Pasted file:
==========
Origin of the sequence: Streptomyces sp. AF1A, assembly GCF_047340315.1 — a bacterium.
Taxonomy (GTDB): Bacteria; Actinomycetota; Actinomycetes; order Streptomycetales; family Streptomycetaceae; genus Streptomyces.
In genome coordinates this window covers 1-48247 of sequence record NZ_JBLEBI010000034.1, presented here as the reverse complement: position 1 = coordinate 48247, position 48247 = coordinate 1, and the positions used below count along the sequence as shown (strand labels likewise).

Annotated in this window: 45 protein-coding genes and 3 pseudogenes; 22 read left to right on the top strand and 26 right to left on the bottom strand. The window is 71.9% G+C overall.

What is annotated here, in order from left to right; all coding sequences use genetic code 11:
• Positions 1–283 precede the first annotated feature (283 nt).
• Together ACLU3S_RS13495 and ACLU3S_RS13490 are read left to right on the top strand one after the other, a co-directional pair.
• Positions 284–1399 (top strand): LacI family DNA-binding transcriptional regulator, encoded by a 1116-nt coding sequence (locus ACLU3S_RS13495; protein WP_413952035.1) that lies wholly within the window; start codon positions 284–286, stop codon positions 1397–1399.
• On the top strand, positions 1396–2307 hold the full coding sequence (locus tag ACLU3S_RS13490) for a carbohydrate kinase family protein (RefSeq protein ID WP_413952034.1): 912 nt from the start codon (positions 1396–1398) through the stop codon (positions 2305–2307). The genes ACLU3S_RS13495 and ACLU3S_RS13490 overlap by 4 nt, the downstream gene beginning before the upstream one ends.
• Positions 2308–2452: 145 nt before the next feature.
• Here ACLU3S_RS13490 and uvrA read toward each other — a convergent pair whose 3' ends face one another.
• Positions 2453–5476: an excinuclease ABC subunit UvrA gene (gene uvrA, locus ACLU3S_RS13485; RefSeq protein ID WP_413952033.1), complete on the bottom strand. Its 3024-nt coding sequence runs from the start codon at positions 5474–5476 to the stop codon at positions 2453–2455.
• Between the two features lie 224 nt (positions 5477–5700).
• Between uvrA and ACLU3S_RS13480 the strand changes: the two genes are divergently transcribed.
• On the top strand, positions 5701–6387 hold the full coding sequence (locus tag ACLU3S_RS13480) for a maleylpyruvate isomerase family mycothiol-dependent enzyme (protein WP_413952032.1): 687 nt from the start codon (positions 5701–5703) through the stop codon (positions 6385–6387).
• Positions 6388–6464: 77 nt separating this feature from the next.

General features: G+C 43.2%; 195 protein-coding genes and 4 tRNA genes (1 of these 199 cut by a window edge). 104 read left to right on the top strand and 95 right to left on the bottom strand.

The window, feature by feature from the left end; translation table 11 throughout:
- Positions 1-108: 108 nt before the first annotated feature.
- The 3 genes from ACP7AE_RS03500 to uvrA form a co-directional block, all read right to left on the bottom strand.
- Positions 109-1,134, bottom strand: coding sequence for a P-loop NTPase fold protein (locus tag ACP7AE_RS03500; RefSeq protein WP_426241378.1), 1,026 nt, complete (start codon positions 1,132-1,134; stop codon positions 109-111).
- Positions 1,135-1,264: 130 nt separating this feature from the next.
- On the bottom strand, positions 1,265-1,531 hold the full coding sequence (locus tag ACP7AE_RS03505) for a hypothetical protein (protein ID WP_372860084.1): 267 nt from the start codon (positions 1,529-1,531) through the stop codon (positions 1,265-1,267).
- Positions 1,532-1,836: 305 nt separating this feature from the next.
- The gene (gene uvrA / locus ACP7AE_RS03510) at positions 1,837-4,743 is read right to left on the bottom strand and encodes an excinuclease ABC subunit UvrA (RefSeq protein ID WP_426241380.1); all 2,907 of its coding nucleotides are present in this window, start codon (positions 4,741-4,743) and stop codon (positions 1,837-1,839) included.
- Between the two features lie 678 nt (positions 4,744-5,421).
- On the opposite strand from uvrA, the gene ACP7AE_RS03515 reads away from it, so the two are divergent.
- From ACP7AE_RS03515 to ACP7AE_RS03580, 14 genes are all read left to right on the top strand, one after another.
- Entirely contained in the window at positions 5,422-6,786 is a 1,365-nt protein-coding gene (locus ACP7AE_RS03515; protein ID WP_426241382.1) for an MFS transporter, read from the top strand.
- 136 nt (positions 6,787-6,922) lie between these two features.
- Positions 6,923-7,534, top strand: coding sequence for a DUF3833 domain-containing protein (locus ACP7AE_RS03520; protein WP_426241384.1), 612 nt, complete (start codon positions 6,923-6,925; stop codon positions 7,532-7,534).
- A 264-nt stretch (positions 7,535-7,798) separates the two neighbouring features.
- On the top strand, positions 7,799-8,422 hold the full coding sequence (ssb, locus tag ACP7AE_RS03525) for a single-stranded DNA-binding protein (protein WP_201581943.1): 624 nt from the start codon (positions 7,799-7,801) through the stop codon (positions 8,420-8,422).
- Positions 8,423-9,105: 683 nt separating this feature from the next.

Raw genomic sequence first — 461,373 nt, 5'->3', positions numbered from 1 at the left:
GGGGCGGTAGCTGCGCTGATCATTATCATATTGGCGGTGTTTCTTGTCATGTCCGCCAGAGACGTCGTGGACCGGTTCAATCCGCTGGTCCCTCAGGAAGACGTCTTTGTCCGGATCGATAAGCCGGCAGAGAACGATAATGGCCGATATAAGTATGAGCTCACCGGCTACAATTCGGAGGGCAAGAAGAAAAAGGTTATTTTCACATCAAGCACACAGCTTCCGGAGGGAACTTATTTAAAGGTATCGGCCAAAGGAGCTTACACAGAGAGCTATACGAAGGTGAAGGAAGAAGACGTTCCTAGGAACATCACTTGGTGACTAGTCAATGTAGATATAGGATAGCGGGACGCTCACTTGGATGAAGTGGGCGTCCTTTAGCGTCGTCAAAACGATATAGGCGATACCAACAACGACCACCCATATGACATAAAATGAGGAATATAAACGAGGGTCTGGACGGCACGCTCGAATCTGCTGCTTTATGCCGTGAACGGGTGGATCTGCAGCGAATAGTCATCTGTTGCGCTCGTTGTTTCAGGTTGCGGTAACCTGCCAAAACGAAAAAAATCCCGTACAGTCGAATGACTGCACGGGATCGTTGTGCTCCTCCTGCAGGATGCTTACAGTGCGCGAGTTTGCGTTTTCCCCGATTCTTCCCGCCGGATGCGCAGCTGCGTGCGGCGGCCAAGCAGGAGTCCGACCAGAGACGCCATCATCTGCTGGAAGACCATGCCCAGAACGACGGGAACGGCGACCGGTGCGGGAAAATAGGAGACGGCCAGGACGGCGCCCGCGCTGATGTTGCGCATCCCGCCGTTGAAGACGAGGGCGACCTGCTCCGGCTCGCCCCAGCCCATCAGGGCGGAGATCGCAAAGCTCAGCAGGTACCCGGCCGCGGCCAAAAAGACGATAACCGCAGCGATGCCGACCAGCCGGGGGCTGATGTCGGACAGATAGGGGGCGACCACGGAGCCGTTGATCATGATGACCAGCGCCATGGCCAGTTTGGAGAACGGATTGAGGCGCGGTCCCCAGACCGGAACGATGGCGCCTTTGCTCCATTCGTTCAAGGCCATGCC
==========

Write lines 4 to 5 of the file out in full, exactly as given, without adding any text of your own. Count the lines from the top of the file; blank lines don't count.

Annotated in this window: 45 protein-coding genes and 3 pseudogenes; 22 read left to right on the top strand and 26 right to left on the bottom strand. The window is 71.9% G+C overall.

What is annotated here, in order from left to right; all coding sequences use genetic code 11: